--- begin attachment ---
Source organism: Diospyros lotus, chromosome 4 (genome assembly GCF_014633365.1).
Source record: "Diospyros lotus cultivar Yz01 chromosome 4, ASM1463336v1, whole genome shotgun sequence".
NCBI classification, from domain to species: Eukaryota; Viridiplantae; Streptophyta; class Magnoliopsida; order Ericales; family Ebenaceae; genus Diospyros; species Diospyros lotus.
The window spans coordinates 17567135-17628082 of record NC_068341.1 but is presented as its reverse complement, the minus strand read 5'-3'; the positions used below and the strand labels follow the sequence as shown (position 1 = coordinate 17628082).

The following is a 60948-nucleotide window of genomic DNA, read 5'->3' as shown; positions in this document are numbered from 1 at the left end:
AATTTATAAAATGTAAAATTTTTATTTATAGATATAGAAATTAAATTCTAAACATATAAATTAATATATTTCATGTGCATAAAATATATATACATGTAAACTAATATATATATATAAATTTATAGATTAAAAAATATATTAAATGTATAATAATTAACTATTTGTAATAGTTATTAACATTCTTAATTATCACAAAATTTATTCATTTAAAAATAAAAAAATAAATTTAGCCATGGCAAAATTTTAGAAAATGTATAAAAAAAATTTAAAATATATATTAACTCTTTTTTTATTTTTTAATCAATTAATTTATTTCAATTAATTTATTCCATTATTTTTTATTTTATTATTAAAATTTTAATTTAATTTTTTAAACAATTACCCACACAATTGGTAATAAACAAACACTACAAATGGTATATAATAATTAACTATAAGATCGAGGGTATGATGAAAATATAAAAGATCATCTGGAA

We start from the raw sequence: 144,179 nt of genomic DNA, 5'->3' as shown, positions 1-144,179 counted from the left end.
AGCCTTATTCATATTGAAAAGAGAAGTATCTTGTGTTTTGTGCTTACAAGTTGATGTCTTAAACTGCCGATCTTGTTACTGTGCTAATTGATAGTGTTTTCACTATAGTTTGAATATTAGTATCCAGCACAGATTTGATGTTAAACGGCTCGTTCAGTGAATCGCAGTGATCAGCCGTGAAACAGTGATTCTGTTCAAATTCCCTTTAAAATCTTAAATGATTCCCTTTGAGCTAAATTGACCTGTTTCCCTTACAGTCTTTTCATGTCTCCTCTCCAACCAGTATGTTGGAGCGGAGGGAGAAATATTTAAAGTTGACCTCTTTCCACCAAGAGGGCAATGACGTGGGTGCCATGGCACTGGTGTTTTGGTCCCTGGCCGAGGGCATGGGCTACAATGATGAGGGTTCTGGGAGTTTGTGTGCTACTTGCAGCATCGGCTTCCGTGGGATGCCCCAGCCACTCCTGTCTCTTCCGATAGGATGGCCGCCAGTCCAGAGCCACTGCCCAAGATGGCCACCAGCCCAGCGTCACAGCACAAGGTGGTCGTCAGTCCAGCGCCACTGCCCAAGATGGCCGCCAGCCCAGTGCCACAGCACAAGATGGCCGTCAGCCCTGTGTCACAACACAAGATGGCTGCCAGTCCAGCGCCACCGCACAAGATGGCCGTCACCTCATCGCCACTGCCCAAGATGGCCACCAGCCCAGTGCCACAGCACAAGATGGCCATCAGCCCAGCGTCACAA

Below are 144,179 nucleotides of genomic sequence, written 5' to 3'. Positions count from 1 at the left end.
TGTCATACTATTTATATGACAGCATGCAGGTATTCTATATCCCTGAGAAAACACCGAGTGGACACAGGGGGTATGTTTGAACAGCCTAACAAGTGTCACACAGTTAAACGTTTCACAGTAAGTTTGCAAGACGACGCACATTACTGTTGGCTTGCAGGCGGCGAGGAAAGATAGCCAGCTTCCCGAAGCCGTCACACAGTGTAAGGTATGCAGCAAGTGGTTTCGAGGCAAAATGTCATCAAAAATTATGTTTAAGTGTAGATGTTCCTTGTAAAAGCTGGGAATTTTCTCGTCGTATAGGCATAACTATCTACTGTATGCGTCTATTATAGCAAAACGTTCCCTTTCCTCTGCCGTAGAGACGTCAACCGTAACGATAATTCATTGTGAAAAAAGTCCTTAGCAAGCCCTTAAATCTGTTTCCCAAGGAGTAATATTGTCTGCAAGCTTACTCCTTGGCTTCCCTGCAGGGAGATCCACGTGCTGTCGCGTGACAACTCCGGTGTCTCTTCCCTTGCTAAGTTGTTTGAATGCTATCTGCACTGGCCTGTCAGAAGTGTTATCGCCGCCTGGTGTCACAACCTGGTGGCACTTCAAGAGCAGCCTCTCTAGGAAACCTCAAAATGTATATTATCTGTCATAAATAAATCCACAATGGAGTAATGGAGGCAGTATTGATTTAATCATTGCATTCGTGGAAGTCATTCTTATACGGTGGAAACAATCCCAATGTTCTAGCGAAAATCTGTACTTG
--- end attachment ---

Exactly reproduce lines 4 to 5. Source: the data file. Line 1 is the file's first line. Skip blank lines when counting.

The window spans coordinates 17567135-17628082 of record NC_068341.1 but is presented as its reverse complement, the minus strand read 5'-3'; the positions used below and the strand labels follow the sequence as shown (position 1 = coordinate 17628082).

The following is a 60948-nucleotide window of genomic DNA, read 5'->3' as shown; positions in this document are numbered from 1 at the left end: